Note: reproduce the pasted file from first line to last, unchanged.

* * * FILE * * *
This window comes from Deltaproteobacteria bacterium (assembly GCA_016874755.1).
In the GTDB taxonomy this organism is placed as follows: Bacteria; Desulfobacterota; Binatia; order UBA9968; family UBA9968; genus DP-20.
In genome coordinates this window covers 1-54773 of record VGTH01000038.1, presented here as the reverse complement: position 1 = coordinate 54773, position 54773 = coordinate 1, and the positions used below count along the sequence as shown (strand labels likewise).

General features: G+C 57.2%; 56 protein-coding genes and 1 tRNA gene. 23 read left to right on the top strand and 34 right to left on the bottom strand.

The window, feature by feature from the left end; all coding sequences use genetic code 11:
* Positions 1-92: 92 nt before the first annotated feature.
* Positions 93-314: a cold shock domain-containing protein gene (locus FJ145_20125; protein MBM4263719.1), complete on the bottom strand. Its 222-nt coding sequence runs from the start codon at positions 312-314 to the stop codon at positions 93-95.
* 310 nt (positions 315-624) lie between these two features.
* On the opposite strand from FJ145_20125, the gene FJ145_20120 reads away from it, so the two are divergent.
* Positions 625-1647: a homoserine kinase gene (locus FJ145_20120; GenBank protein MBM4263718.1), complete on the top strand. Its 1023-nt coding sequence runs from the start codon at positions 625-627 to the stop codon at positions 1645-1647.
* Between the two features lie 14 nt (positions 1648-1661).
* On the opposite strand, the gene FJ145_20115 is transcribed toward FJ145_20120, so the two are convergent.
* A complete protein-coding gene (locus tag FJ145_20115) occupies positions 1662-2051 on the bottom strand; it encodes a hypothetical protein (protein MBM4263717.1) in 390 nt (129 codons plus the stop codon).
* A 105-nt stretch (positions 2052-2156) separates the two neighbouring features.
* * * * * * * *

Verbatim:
This window comes from Deltaproteobacteria bacterium (assembly GCA_016874755.1).
In the GTDB taxonomy this organism is placed as follows: Bacteria; Desulfobacterota; Binatia; order UBA9968; family UBA9968; genus DP-20.
In genome coordinates this window covers 1-54773 of record VGTH01000038.1, presented here as the reverse complement: position 1 = coordinate 54773, position 54773 = coordinate 1, and the positions used below count along the sequence as shown (strand labels likewise).

General features: G+C 57.2%; 56 protein-coding genes and 1 tRNA gene. 23 read left to right on the top strand and 34 right to left on the bottom strand.

The window, feature by feature from the left end; all coding sequences use genetic code 11:
* Positions 1-92: 92 nt before the first annotated feature.
* Positions 93-314: a cold shock domain-containing protein gene (locus FJ145_20125; protein MBM4263719.1), complete on the bottom strand. Its 222-nt coding sequence runs from the start codon at positions 312-314 to the stop codon at positions 93-95.
* 310 nt (positions 315-624) lie between these two features.
* On the opposite strand from FJ145_20125, the gene FJ145_20120 reads away from it, so the two are divergent.
* Positions 625-1647: a homoserine kinase gene (locus FJ145_20120; GenBank protein MBM4263718.1), complete on the top strand. Its 1023-nt coding sequence runs from the start codon at positions 625-627 to the stop codon at positions 1645-1647.
* Between the two features lie 14 nt (positions 1648-1661).
* On the opposite strand, the gene FJ145_20115 is transcribed toward FJ145_20120, so the two are convergent.
* A complete protein-coding gene (locus tag FJ145_20115) occupies positions 1662-2051 on the bottom strand; it encodes a hypothetical protein (protein MBM4263717.1) in 390 nt (129 codons plus the stop codon).
* A 105-nt stretch (positions 2052-2156) separates the two neighbouring features.